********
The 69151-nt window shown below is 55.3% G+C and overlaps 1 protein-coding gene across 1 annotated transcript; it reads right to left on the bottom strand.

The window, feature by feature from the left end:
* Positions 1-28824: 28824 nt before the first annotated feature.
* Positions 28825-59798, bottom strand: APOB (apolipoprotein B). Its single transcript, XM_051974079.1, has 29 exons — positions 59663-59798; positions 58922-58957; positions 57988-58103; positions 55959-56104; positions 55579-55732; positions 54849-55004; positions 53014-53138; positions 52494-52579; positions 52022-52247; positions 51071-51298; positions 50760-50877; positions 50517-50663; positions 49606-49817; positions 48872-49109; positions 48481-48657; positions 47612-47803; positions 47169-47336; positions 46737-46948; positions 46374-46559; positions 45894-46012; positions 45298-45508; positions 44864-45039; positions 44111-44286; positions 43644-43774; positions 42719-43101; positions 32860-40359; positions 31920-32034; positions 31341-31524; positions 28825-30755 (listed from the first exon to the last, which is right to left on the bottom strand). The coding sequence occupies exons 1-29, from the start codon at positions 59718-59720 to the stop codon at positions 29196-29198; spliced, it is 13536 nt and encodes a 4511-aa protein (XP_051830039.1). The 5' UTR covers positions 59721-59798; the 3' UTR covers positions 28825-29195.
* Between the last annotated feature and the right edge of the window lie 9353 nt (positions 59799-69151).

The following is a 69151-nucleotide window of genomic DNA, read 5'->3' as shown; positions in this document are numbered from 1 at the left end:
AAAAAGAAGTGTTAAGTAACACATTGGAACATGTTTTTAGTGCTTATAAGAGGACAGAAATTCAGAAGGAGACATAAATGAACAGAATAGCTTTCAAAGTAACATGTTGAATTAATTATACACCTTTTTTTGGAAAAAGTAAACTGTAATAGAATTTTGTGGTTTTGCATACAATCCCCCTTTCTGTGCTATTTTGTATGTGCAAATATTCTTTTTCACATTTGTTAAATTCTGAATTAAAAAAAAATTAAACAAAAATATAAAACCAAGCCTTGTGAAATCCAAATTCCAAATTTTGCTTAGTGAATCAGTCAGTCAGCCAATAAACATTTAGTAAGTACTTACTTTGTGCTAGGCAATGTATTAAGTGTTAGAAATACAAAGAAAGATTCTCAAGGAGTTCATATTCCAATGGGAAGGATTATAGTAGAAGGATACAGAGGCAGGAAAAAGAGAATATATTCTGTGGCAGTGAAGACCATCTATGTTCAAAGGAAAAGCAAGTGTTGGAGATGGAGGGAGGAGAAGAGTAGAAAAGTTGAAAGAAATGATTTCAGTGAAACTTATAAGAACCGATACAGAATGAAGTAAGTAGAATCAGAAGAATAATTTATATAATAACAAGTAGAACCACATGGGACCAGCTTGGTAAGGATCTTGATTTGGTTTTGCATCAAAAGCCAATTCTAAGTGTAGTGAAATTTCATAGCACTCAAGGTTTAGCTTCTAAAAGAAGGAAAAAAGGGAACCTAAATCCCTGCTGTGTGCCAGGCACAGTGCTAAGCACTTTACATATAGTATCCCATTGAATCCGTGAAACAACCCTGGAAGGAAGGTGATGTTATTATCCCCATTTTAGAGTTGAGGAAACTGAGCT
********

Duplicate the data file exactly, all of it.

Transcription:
The 69151-nt window shown below is 55.3% G+C and overlaps 1 protein-coding gene across 1 annotated transcript; it reads right to left on the bottom strand.

The window, feature by feature from the left end:
* Positions 1-28824: 28824 nt before the first annotated feature.
* Positions 28825-59798, bottom strand: APOB (apolipoprotein B). Its single transcript, XM_051974079.1, has 29 exons — positions 59663-59798; positions 58922-58957; positions 57988-58103; positions 55959-56104; positions 55579-55732; positions 54849-55004; positions 53014-53138; positions 52494-52579; positions 52022-52247; positions 51071-51298; positions 50760-50877; positions 50517-50663; positions 49606-49817; positions 48872-49109; positions 48481-48657; positions 47612-47803; positions 47169-47336; positions 46737-46948; positions 46374-46559; positions 45894-46012; positions 45298-45508; positions 44864-45039; positions 44111-44286; positions 43644-43774; positions 42719-43101; positions 32860-40359; positions 31920-32034; positions 31341-31524; positions 28825-30755 (listed from the first exon to the last, which is right to left on the bottom strand). The coding sequence occupies exons 1-29, from the start codon at positions 59718-59720 to the stop codon at positions 29196-29198; spliced, it is 13536 nt and encodes a 4511-aa protein (XP_051830039.1). The 5' UTR covers positions 59721-59798; the 3' UTR covers positions 28825-29195.
* Between the last annotated feature and the right edge of the window lie 9353 nt (positions 59799-69151).

The following is a 69151-nucleotide window of genomic DNA, read 5'->3' as shown; positions in this document are numbered from 1 at the left end:
AAAAAGAAGTGTTAAGTAACACATTGGAACATGTTTTTAGTGCTTATAAGAGGACAGAAATTCAGAAGGAGACATAAATGAACAGAATAGCTTTCAAAGTAACATGTTGAATTAATTATACACCTTTTTTTGGAAAAAGTAAACTGTAATAGAATTTTGTGGTTTTGCATACAATCCCCCTTTCTGTGCTATTTTGTATGTGCAAATATTCTTTTTCACATTTGTTAAATTCTGAATTAAAAAAAAATTAAACAAAAATATAAAACCAAGCCTTGTGAAATCCAAATTCCAAATTTTGCTTAGTGAATCAGTCAGTCAGCCAATAAACATTTAGTAAGTACTTACTTTGTGCTAGGCAATGTATTAAGTGTTAGAAATACAAAGAAAGATTCTCAAGGAGTTCATATTCCAATGGGAAGGATTATAGTAGAAGGATACAGAGGCAGGAAAAAGAGAATATATTCTGTGGCAGTGAAGACCATCTATGTTCAAAGGAAAAGCAAGTGTTGGAGATGGAGGGAGGAGAAGAGTAGAAAAGTTGAAAGAAATGATTTCAGTGAAACTTATAAGAACCGATACAGAATGAAGTAAGTAGAATCAGAAGAATAATTTATATAATAACAAGTAGAACCACATGGGACCAGCTTGGTAAGGATCTTGATTTGGTTTTGCATCAAAAGCCAATTCTAAGTGTAGTGAAATTTCATAGCACTCAAGGTTTAGCTTCTAAAAGAAGGAAAAAAGGGAACCTAAATCCCTGCTGTGTGCCAGGCACAGTGCTAAGCACTTTACATATAGTATCCCATTGAATCCGTGAAACAACCCTGGAAGGAAGGTGATGTTATTATCCCCATTTTAGAGTTGAGGAAACTGAGCT